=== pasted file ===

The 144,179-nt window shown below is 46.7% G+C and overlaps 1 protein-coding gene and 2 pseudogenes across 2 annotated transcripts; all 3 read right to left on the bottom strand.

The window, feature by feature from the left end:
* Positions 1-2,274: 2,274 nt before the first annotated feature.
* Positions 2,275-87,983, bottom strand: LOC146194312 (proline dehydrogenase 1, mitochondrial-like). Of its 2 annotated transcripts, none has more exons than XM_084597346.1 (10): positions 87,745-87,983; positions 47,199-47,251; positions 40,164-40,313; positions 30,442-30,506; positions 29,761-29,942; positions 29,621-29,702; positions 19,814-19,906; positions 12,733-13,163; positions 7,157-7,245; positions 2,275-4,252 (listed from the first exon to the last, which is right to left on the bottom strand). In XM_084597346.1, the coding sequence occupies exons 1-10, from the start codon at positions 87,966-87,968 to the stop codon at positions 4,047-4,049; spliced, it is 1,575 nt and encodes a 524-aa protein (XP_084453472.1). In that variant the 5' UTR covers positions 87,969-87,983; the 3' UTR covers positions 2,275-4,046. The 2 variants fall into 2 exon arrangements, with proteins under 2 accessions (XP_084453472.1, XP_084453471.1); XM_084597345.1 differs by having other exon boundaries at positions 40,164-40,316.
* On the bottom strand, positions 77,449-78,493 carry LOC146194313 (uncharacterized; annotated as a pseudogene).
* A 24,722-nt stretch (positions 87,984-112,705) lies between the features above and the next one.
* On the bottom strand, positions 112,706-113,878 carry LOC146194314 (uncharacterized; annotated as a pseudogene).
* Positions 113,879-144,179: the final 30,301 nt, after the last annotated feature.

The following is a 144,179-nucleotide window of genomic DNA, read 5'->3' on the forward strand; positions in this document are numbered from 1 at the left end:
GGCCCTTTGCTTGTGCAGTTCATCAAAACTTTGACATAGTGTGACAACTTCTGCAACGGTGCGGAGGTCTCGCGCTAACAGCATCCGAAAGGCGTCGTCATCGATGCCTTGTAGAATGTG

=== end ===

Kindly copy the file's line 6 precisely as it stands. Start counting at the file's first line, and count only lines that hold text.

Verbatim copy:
* A 24,722-nt stretch (positions 87,984-112,705) lies between the features above and the next one.